How campaigns are funded has long been a concern of Congress, particularly when it came to political parties, political action committees, unions, and other groups. In 1910, the Federal Corrupt Practice Act was enacted and amended in 1911 and 1925. It sought to establish campaign spending limits for political parties in congressional general elections.
Political parties were expected to publicly disclose spending, but candidates were not held to the same expectations. In its original form, the Publicity Act, as the Federal Corrupt Practice Act was also known, was rarely enforced and generally weak.
The stronger version following the 1925 amendment, still had its weaknesses. It did not include a regulatory authority to establish a manner of reporting or disclosure to the public, there were no set penalties for failing to comply, and enforcement was left up to Congress, who rarely acted.
Additionally, the Act did not regulate total contributions, which encouraged parties and donors to set up multiple committees to make several donations all under the maximum amount allow, in order to avoid the law’s limits.
In 1928, the House of Representatives established the Special Committee to Investigate Campaign Expenditures, and similar committees became recurring features of each election year beginning in 1944. The committee was charged primarily with the task of overseeing the political campaigns of candidates for elections, particularly investigating campaign contributions and expenditures in both the primary and general elections, violations of federal election laws, and other matters that the House might consider drafting necessary remedial legislation.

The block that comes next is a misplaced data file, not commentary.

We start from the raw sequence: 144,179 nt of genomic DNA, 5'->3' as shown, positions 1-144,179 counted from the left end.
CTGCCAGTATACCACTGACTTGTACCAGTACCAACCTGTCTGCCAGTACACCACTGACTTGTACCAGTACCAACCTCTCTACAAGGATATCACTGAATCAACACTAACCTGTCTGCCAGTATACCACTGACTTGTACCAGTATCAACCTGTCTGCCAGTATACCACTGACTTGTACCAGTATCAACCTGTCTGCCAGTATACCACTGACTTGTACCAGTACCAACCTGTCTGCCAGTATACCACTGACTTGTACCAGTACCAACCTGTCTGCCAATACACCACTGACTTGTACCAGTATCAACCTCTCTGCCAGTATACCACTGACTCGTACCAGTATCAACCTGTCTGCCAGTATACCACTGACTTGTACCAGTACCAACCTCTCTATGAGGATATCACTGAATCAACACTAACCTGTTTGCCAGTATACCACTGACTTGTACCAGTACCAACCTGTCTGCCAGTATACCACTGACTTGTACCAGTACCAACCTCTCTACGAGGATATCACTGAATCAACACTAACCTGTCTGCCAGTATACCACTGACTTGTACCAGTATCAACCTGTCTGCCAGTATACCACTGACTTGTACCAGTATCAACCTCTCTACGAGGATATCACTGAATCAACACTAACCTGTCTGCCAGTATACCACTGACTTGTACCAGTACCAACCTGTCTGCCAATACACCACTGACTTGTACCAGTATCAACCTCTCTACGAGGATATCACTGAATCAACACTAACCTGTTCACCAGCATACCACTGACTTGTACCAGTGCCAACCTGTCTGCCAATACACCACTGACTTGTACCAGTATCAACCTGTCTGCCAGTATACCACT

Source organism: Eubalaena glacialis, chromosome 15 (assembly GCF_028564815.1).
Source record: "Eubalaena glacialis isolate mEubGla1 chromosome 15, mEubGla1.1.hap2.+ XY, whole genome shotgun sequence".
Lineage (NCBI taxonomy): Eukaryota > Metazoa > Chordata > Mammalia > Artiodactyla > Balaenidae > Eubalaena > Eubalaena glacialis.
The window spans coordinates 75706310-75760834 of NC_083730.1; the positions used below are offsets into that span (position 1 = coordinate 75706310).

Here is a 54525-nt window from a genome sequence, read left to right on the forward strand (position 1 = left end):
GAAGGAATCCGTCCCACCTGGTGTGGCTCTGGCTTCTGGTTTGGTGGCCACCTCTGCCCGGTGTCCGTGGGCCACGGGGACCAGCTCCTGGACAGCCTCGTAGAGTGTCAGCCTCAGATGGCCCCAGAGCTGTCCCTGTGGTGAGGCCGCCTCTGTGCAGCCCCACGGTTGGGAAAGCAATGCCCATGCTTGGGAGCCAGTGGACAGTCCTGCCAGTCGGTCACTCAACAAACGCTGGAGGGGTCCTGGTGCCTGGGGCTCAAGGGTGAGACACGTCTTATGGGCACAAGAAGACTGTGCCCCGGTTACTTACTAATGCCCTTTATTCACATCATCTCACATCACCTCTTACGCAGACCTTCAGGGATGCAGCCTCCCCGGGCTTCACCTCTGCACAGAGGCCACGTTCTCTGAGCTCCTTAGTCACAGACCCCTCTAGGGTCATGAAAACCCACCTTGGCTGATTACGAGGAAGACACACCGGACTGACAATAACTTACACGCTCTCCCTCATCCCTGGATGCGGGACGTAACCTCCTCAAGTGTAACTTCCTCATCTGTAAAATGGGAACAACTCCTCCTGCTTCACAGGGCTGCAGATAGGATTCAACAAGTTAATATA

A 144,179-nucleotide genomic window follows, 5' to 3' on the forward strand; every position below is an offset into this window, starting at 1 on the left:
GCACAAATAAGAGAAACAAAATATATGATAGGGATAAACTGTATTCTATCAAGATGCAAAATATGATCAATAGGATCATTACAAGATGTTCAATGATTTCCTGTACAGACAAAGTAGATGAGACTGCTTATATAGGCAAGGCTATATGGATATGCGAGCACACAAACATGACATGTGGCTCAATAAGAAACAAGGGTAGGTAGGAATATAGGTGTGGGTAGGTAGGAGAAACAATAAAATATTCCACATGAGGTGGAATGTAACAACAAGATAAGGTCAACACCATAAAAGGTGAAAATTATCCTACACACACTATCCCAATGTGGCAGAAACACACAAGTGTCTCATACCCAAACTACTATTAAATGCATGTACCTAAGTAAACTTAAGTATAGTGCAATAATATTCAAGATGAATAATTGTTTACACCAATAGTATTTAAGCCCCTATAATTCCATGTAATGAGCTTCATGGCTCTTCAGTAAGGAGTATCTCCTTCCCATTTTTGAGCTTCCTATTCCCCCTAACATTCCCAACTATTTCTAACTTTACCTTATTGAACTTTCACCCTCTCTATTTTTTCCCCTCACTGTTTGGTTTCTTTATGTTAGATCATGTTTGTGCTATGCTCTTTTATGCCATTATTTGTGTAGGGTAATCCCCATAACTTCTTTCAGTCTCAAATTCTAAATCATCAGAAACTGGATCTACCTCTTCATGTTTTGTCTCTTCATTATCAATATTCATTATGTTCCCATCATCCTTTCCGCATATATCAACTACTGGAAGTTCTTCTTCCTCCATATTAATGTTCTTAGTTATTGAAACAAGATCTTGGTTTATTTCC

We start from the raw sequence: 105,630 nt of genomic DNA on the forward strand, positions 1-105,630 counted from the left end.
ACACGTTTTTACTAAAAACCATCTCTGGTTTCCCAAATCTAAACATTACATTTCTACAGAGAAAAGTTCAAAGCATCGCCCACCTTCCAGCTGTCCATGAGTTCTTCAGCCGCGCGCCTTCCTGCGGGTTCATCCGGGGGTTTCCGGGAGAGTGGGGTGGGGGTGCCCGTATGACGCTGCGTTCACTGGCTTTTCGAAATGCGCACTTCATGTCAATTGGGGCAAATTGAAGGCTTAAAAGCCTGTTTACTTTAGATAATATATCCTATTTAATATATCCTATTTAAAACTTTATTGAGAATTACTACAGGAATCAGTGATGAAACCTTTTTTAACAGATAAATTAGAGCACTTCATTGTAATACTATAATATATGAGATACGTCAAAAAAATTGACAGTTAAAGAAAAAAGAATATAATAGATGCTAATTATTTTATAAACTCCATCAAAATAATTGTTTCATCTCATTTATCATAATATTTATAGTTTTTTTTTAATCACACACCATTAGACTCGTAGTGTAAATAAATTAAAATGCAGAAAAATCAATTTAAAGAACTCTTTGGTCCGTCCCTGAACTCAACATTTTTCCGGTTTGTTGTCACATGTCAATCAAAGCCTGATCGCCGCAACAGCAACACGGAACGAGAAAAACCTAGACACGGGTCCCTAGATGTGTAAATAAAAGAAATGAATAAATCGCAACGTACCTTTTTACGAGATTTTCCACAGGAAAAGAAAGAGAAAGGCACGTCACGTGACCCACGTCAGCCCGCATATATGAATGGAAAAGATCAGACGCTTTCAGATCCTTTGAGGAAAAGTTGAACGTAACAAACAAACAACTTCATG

Candidates were provided with information on federal election laws, and the committee collected campaign finance information from a variety of sources. The committee occasionally held public hearings over potential disputes and to gain information, which is where NAM fits into this picture.
In 1944, NAM was asked to testify before the House Campaign Funds Investigating Committee. President Robert M. Gaylord appeared before the committee on August 31, 1944 for nearly two hours answering questions.
He asserted that “the National Association of Manufacturers is not a political organization or committee; it does not make any contributions whatever to any such political organizations or to any candidates for public office, nor does it endorse or support any political party or candidate.” Instead, NAM and its National Industrial Information Committee, strictly provide educational materials in regards to politics, specifically Congressional voting records for specific issues of interest to members.
Following the House committee’s report, the general counsel for NAM, Ray S. Smethurst, wrote a memo about an Associated Press story on the report: “While the body of the report undoubtedly includes NAM in describing certain general characteristics of the various organizations investigated, and to that extent may create an unfair implication, I doubt that the report as a whole would justify any formal protest by NAM to the Committee.”
Some of the other organizations called to testify included Congress of Industrial Organizations’ Political Action Committee, National Citizens Political Action Committee, Union for Democratic Action, and Communist Political Association. The report stated that all the organizations investigated in one sense or another did engage in political activity, but Smethurst argued the term “political activity” is extremely broad and it would be futile to contest NAM was unfairly included. Instead, he “would rather see the issue drawn if and when legislation is drafted.”
Ashley Williams is the project archivist for the NAM Collection at Hagley Museum and Library.